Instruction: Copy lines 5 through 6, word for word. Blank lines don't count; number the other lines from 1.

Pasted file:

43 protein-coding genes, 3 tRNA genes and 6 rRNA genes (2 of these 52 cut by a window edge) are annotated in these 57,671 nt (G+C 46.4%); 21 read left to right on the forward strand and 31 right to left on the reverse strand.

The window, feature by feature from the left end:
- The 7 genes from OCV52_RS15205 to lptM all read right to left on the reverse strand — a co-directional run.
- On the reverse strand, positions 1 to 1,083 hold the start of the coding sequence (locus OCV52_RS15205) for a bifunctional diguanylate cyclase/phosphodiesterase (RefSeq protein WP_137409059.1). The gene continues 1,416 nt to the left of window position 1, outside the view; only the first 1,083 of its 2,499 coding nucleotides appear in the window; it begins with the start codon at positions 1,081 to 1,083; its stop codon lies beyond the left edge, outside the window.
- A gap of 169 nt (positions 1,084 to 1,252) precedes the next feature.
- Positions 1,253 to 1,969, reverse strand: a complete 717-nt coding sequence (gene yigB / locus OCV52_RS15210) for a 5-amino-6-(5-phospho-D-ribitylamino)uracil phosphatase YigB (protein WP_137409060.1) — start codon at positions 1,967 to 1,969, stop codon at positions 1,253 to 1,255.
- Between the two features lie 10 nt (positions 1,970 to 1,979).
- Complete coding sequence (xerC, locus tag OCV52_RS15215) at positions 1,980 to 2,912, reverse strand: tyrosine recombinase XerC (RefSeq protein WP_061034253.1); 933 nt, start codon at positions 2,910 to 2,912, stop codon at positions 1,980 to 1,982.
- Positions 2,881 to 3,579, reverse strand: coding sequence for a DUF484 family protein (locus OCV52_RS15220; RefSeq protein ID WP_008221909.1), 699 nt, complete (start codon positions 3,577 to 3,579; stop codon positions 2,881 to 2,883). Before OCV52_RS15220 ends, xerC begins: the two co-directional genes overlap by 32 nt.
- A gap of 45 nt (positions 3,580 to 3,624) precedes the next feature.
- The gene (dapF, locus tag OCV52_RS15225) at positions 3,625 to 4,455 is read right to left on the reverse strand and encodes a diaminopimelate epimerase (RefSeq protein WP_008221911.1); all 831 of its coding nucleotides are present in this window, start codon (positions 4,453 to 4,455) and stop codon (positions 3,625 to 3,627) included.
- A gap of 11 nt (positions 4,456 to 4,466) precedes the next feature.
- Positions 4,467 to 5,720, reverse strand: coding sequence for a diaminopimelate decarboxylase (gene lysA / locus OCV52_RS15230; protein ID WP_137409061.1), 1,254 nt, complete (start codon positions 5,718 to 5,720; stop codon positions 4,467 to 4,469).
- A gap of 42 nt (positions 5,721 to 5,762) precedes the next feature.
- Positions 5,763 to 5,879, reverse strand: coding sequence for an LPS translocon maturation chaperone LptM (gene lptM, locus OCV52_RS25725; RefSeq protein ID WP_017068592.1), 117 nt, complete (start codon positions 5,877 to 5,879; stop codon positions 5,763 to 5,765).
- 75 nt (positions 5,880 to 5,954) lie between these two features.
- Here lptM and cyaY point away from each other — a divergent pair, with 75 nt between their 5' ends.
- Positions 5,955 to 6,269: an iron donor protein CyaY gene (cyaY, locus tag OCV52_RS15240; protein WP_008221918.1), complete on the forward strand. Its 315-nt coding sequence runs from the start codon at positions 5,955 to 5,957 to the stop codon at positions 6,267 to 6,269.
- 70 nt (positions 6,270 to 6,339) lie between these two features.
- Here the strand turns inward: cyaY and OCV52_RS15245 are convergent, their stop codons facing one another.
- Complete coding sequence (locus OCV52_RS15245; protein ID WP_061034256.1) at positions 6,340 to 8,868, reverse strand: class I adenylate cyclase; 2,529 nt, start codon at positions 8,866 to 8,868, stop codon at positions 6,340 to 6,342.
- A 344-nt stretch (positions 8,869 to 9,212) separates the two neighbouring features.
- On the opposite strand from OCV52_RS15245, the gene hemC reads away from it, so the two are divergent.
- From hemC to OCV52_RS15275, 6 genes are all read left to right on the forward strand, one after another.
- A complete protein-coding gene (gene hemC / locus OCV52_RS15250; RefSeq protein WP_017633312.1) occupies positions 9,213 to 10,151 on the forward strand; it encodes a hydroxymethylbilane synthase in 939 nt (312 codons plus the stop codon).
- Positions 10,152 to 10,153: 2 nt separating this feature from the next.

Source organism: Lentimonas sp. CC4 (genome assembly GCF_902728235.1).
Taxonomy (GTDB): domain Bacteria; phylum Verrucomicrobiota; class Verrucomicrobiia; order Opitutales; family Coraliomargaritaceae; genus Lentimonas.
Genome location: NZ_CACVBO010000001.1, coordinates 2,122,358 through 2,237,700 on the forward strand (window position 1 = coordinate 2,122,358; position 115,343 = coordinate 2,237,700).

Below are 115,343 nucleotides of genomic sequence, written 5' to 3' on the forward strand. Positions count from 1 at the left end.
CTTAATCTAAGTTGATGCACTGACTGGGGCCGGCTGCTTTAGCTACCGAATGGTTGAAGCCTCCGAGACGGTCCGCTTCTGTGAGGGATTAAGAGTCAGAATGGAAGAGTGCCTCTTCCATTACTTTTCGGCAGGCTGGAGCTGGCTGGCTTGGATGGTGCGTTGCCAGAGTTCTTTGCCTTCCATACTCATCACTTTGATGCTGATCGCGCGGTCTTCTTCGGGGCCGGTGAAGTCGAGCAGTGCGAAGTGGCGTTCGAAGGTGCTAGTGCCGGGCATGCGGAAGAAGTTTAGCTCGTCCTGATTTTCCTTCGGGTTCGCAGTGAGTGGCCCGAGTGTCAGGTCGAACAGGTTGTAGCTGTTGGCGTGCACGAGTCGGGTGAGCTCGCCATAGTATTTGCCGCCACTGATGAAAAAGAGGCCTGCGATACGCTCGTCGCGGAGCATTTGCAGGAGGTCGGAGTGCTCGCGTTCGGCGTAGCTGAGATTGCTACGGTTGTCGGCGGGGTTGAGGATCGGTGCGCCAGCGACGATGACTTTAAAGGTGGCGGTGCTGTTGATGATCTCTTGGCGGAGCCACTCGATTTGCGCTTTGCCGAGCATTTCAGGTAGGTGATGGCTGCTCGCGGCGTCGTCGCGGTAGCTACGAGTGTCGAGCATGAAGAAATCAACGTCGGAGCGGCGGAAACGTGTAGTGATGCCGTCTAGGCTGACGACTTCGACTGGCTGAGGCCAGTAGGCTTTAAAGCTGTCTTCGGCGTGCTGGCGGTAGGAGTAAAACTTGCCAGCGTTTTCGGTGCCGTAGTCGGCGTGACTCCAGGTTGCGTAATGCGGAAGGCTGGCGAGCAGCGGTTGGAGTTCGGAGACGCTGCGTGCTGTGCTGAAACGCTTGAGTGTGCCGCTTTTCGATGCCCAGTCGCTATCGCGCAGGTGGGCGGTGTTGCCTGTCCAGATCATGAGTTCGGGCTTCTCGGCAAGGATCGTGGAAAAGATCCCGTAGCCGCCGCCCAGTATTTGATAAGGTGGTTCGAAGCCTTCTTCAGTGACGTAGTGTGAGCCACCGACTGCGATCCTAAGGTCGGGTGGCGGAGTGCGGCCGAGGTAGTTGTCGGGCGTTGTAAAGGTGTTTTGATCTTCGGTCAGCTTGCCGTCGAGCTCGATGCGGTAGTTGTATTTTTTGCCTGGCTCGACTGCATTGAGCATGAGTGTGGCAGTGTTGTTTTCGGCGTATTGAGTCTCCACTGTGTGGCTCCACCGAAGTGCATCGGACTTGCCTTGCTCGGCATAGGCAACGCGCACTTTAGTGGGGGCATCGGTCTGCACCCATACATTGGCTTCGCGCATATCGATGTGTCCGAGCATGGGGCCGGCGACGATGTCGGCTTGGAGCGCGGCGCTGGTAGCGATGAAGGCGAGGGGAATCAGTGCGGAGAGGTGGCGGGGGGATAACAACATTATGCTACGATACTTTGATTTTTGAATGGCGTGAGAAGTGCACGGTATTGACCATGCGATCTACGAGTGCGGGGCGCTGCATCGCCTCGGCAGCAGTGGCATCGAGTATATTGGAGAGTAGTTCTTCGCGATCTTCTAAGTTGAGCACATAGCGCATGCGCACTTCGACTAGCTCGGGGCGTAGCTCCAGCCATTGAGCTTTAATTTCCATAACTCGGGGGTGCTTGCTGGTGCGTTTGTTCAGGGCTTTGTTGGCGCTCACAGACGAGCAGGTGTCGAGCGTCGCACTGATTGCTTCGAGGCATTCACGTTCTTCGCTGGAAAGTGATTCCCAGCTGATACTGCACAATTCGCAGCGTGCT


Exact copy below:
- A gap of 169 nt (positions 1,084 to 1,252) precedes the next feature.
- Positions 1,253 to 1,969, reverse strand: a complete 717-nt coding sequence (gene yigB / locus OCV52_RS15210) for a 5-amino-6-(5-phospho-D-ribitylamino)uracil phosphatase YigB (protein WP_137409060.1) — start codon at positions 1,967 to 1,969, stop codon at positions 1,253 to 1,255.